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Using Web Stats To Build Your Site

By Marc Bissonnette

Everyone knows (or should know) what web traffic statistics are, at least in the basic sense. What most people do not know however, is all the information they contain (actually, that should read "all the information they *can* contain", depending on your ISP).

First of all, my caveat: My first article with Net World covered the fact that not all stats are necessarily accurate or complete, due to the large amount of cacheing servers on the Net. With that being said...

There are far too many site owners who use their stats solely for the purpose of determining total number of visitors to their site. While this is nice to know, it certainly doesn't help you determine which areas of your site need more work, which are the most popular, which might be attractive to advertisers, and which sections can be turfed altogether.

So just how do your stats do tell you all of this? First of all, you'll need one or more of a few things;

  • Access to your raw server logs
  • A stats analyser (or one being run on/by your ISP)
  • Patience
or hiring someone to interpret it all.

Now, having access to all your server logs isn't necessarily a guarantee that you'll get all this wonderful information. You have to make sure the ISP is tracking all the data you need. Some things like http_referrer and user_agent are left out of server logs to save space. (http_referrer tracks which page linked to yours, pages visited, the path users took through the site, average length of visit etc, and user_agent tracks which browser people are using to view your site, which Operating System they're using, etc). If your ISP doesn't track these right off the mark, you can ask your ISP to implement them either in general or for your particular VWS (Virtual Web Server).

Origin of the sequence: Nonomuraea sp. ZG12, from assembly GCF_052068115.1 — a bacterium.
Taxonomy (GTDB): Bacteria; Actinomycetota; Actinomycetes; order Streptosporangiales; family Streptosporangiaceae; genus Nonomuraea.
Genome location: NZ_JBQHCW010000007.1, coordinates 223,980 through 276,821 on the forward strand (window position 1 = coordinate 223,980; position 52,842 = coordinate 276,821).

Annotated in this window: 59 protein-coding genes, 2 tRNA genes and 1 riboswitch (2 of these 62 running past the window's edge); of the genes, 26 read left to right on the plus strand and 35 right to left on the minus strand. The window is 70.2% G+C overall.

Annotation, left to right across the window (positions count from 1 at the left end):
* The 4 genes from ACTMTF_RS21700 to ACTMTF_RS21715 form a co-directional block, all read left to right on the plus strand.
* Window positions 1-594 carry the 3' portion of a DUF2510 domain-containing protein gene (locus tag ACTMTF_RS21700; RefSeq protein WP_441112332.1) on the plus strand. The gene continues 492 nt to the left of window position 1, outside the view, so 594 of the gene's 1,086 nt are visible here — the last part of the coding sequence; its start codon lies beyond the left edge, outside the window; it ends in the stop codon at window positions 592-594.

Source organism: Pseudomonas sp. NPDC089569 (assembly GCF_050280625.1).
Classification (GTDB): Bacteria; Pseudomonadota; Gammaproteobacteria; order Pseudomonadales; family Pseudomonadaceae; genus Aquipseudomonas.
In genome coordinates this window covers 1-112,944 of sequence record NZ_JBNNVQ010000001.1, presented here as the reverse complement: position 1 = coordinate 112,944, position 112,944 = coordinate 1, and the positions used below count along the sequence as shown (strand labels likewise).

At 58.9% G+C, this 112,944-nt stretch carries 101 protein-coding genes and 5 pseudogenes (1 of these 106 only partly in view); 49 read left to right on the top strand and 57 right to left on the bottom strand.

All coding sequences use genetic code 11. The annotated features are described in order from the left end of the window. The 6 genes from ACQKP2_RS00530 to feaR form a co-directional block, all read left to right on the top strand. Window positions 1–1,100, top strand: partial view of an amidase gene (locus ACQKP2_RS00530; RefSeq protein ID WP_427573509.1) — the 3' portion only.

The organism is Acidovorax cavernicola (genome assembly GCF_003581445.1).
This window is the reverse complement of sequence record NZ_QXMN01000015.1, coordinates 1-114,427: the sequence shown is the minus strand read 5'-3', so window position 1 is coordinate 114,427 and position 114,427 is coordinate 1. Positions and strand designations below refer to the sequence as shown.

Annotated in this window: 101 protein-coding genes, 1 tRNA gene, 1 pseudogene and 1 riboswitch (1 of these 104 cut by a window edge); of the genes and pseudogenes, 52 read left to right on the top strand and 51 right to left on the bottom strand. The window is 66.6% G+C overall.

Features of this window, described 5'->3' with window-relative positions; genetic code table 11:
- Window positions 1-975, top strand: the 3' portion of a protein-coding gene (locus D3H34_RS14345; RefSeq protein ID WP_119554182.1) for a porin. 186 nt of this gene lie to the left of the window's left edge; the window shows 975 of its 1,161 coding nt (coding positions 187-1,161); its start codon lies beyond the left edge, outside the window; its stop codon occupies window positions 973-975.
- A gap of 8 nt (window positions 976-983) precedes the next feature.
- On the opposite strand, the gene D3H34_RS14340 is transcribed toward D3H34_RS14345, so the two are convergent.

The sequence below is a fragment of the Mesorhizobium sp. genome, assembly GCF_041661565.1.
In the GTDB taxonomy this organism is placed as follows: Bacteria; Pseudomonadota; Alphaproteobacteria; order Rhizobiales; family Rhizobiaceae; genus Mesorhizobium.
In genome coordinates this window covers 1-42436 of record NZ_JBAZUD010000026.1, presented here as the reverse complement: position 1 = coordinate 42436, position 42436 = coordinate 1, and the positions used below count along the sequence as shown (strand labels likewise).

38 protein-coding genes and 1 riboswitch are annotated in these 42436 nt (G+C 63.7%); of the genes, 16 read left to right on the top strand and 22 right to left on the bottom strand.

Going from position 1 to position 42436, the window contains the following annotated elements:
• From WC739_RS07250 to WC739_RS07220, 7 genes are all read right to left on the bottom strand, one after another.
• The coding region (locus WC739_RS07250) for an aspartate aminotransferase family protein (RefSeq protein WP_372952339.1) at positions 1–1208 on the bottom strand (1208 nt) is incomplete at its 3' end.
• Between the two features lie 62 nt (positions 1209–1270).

So, assuming you have access to this kind of data, how do you access it all? We use MarketWave's Hitlist Standard (freeware version, although there are some *very* impressive "pro" versions in the US$295 to US$995 range) for our statistics analysis.

There are many other excellent statistics analysers, running on all platforms, as well as versions that will run directly off of your server. (see this one - - Ed).

So what do you do do with all of these numbers?

There are a zillion different uses for these numbers and I'll try to cover a few of the more important ones here. (The section titles are used from HitList Standard, your stats analyser may have different titles, but they're fairly self-explanatory)

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Total Visitors / Requests: There is an important difference between the two (Visitors and Requests). Total Visitors is the total number of unique visitors to your site. Total requests are the total files transferred from your site. (Remember, one visitor can make 15 requests in a single visit: Consider: One page, with fifteen images and one java applet, is 17 requests or hits: 1 for the HTML page, 15 for the images and one for the java applet). I've seen a lot of people get really excited by seeing 15,000 requests to their site, but then come crashing down when they discover that those hits all come from 300 people alone.

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Most Popular Pages: These, as the name implies, are the most frequently viewed files within your site. What this should mean to you, however, is that these are the pages where you will get the most bang for your buck, so to speak. These are also the pages that you would use to drive traffic to other, less used sections of your site that you wish to draw attention to. These numbers are also the ones the advertisers will want to see to ensure that they're not being placed in the "back corner" of your website.